Keep in mind that eating requirements on and off the bike will differ significantly between people. Take Rkwaki and myself for example. He's 180-200lbs when riding. I weigh in at 140lbs dripping wet. If we do the same ride, I'll be doing significantly less Kj than him for the day because I'm not pushing that extra weight around and won't need near the same amount of caloric intake. Tracking Kj with a powermeter is a great way to see a pretty close approximation to what calories you are burning on the bike. You can then take that and your daily metabolic rate and figure out what you need to eat for the day, depending on your goals (losing weight, maintaining, etc).

    Just my $.02 on some stuff. I'm actually not that good with nutrition, but do as I say not as I do.
    Great post. That is what I forgot to mention. I have my recovery protein shake and then eat within an hour.
    Creatre is correct I eat so much due to size and muscle mass but thought it would be a great guide as to what works for me. Portions are individual but too often I have seen guys who simply don't eat enough while training/racing.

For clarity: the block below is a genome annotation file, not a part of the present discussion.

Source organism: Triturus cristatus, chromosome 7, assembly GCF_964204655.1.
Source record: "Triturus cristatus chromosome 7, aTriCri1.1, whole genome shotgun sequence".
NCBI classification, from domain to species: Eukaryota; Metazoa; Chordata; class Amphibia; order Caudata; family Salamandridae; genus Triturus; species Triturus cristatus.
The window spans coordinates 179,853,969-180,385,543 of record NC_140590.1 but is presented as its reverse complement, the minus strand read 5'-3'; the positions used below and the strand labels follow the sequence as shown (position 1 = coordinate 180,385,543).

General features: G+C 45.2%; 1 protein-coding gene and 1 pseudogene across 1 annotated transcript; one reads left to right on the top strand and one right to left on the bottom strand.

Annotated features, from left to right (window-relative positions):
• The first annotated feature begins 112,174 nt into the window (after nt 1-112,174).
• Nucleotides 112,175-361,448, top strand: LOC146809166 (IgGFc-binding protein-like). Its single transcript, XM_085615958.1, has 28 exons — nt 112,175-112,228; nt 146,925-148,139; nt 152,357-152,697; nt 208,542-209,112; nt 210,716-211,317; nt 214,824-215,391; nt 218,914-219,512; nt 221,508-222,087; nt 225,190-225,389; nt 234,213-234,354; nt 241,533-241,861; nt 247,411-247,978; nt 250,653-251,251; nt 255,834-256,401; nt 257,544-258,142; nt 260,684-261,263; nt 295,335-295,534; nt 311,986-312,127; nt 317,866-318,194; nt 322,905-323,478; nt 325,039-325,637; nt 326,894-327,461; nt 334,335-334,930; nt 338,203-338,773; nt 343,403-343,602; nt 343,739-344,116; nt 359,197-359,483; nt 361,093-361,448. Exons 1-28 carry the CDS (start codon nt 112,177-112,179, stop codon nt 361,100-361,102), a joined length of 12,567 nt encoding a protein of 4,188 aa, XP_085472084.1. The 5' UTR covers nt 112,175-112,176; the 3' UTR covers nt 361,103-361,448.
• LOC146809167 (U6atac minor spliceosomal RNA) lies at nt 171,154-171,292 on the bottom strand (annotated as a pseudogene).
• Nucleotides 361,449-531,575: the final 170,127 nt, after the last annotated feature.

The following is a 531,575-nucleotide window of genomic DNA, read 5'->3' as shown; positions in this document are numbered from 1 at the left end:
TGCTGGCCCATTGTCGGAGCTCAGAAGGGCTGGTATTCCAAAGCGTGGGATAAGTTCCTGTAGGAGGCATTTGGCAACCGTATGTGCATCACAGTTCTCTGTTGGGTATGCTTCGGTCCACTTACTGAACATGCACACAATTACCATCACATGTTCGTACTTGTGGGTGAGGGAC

It is also important to learn how to eat on the bike as when racetime comes it is another skill you have to learn.
    "if you ride it the way it's meant to be ridden there's no way any wife is less of a ***** than a bicycle." - gstein

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    **** that mattm's Avatar
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    Quote Originally Posted by rkwaki View Post
    It has kinda become obvious to me that we spend a bunch of time talking about training, bike parts, clothing, weight loss etc but spend little if any time talking about nutrition and how important it is to overall performance.